A Case Study on How Workers in a Fast-paced Environment Go Through the Knowledge Life Cycle When Dealing with Critical Incidents
Fowlin, Julaine M.
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21st century work environments are becoming more dynamic; they are fast-paced and require critical incidents to be dealt with in a shorter time frame. At the same time, in order for organizations to survive knowledge management (KM) systems need to be in place that allow organizations to learn from these incidents and use the knowledge gained to solve new problems. The knowledge life cycle consists of three phases: create, preserve, and disseminate. The knowledge life cycle also involves the transformation of knowledge from tacit to explicit, which is important to shift knowledge from the individual level to the organizational level; this represents a very important objective of KM. KM is not a domain on its own but intersects with other areas such as organizational learning, performance support, and communities of practice. Learning and performance support are among the concerns of practitioners in the sister fields of instructional design and technology (IDT) and human performance technology (HPT). Yet still, there are not many studies that examine KM through the lens of these professions. There is a need for knowledge to be accessible and for structures to be put in place to facilitate the knowledge life cycle. The purpose of this study was to explore how workers in a fast-paced environment go through the knowledge life cycle when dealing with critical incidents, and the factors that acted as driving and restraining forces. A single instrumental case study research design was used to study employees of a walk-in computer software help desk. The HPT model along with principles and procedures of critical incident technique were used to create a framework for data collection, which included interviews, a focus group session, and examination of extant data. Findings revealed that workers went through the knowledge life cycle by making internal and external connections and both organizational and individual factors impacted the flow of knowledge. A disconnection between available tools and work processes posed the greatest barrier to going through all the knowledge life cycle process.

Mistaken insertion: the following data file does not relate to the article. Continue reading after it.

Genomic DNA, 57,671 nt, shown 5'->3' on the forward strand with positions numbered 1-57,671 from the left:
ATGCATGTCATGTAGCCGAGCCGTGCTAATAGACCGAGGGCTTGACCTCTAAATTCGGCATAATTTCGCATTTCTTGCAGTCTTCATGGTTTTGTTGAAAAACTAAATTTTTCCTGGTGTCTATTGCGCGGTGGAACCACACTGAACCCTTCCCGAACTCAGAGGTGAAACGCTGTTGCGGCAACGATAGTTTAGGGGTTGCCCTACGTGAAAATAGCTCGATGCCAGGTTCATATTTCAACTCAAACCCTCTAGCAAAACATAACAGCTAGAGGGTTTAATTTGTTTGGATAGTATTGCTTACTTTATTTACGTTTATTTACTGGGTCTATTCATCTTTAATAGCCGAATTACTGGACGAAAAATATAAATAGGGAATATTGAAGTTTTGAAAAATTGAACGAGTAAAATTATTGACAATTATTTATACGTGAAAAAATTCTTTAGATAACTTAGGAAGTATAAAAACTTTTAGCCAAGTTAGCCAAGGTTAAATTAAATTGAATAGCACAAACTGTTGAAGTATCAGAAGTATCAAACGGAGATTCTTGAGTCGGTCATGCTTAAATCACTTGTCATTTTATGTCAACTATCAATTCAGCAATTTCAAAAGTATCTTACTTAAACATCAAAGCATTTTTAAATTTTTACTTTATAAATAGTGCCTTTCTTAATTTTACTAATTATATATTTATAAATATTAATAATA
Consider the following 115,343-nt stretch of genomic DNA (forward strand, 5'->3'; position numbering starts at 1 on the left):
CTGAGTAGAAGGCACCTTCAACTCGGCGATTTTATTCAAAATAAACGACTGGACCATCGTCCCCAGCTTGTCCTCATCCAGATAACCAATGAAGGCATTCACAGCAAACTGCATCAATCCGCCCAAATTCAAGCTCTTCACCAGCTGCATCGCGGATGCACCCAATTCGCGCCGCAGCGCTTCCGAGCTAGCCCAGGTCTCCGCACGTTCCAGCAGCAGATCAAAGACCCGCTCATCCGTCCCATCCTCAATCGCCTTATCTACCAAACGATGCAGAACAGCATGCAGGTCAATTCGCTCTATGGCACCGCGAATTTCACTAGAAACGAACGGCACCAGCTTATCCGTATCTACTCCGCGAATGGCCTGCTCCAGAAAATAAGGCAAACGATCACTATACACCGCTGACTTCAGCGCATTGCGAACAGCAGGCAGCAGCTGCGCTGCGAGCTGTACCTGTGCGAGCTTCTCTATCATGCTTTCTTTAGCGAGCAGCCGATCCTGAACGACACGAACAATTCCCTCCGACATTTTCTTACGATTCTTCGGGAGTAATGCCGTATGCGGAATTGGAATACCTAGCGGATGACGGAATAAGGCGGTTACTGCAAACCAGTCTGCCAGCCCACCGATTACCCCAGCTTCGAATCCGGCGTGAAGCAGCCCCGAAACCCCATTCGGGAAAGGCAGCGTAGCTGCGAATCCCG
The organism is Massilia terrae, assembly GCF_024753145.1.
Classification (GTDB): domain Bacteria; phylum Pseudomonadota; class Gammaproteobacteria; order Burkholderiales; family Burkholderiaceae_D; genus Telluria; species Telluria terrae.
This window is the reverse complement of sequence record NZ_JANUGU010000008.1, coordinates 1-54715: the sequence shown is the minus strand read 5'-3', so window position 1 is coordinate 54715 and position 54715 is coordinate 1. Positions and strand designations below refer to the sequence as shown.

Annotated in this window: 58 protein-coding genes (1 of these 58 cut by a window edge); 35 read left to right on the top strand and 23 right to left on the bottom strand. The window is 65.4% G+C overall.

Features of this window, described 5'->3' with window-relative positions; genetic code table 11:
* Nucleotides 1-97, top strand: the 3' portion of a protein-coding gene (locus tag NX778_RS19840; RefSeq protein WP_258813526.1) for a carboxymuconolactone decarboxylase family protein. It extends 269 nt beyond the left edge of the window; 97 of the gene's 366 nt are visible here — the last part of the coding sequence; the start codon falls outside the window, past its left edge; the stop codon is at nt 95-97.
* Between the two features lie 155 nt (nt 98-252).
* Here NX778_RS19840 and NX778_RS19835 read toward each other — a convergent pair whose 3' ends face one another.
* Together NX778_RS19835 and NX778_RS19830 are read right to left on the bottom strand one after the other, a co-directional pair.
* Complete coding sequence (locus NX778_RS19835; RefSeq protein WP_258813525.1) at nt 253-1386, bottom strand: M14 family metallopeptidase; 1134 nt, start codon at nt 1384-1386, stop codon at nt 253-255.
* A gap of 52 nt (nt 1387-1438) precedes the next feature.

- Doctoral Dissertations